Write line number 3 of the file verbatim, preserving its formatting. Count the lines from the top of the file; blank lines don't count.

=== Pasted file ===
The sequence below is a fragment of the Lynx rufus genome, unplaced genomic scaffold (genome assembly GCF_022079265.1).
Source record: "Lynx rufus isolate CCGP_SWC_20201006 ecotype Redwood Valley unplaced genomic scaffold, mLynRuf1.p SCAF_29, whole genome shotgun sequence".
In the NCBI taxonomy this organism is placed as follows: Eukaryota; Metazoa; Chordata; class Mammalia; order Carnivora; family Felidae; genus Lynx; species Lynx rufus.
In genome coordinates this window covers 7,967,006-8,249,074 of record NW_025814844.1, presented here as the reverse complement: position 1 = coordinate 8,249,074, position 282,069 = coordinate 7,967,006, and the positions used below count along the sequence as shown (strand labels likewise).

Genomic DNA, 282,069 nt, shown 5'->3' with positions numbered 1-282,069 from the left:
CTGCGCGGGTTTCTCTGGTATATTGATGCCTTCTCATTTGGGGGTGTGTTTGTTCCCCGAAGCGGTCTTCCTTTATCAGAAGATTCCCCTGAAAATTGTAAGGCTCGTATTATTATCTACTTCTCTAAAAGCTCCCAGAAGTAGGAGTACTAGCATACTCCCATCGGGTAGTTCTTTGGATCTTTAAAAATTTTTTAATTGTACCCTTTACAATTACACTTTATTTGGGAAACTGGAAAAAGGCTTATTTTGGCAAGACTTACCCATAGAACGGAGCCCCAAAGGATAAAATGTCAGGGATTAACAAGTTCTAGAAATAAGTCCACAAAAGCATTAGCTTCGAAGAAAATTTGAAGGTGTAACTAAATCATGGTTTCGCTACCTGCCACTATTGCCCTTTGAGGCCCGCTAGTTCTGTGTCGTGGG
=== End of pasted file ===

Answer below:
In the NCBI taxonomy this organism is placed as follows: Eukaryota; Metazoa; Chordata; class Mammalia; order Carnivora; family Felidae; genus Lynx; species Lynx rufus.